I’ve been craving a “cozy” book lately – one of those lovely yarns filled with delightful folks who find themselves in a pickle or two over which they anguish and then happily resolve by the end. Sometimes there are charming towns filled with quaint cafes, blooming gardens, book shops and quirky old houses. There is usually an eccentric character or two, a misunderstanding or a secret, maybe even a dramatic journey. I do enjoy challenging reads in which I develop an appreciation for something, someone, or somewhere new but as the sun and the temperatures sink, a cozy book craving inevitably strikes.
Here are some of the books I’ve cuddled up with and enjoyed:
Adriana Trigiani is a character unto herself and prolifically generates heartwarming and funny tales. I recommend starting with the Big Stone Gap series (and quickly – rumour is there is a movie in the works!)
Maeve Binchy is a classic in the genre. Light A Penny Candle was my first Binchy read and I have a clear memory of racing through the last pages in the light of the headlights of the car following ours on a long drive home. Just that riveting. Fortunately for us, Maeve Binchy is also dedicated to her writing and provides us with new choices on a fairly regular basis.
Rosamunde Pilcher‘s The Shell Seekers is an all-time favourite. There is a sequel called September and many other stories as well that I’ve enjoyed but The Shell Seekers is the one of which I’m most fond. While Rosamunde has retired her son Robin Pilcher now writes similarly themed books.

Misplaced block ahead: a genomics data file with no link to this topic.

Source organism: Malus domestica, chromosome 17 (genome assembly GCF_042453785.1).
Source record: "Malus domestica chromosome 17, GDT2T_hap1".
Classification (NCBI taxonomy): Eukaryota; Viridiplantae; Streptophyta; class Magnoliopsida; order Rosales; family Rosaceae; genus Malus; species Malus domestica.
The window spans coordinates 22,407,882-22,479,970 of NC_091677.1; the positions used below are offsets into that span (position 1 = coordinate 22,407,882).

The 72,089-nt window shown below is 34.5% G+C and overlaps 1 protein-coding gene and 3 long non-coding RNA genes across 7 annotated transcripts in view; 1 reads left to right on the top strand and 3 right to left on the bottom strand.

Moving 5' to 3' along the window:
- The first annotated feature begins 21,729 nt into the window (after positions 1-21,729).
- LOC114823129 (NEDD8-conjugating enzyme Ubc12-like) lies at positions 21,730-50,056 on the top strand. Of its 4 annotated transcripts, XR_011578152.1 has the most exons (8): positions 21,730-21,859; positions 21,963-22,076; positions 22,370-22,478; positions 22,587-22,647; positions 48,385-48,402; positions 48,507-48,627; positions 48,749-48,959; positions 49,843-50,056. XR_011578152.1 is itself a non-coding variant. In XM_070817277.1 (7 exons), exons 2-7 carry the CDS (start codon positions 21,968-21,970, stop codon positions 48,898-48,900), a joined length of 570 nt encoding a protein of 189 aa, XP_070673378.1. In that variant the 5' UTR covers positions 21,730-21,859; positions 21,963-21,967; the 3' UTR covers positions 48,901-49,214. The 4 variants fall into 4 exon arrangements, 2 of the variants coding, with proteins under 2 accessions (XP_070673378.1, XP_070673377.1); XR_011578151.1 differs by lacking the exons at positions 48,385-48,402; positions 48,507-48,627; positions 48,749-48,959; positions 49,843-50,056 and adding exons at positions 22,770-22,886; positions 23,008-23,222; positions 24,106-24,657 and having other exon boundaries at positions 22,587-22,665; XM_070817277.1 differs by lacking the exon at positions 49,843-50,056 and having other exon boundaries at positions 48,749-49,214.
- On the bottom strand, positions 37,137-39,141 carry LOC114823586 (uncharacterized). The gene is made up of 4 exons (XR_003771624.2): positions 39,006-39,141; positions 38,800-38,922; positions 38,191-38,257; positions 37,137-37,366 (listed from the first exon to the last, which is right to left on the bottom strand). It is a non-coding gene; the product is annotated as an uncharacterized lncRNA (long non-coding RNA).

A few new “cozies” are arriving on the book shop shelves and my wish list:
And so as you tuck your blanket in around you and get the fireplace going, which cozy books are you craving?
November 6, 2010
I was out shopping this week for my very special niece’s birthday. Predictable, I know, but I ended up in the bookstore. I have so many great memories of books I read in my youth that I savour still and was inspired to share some with her as she’s been a good little reader from an early age. A quick survey with some friends today revealed that I’m not the only one with precious memories of books we read long ago – what a fun conversation we had! My shopping excursion ended up with a classic favourite (Heidi) and I resisted (strongly) the popular, modern books covered in bubblegum pink with generous sprays of metallic stars. Perhaps the flashy new stories would be more appealing these days but I’m an old school Auntie and trust the stories that captivated us all those years ago will resonate just as strongly today. What are your thoughts? Are there any new books you think will stand the test of time? Feel free to share your nostalgic favourites too!
My all time favourites from the day: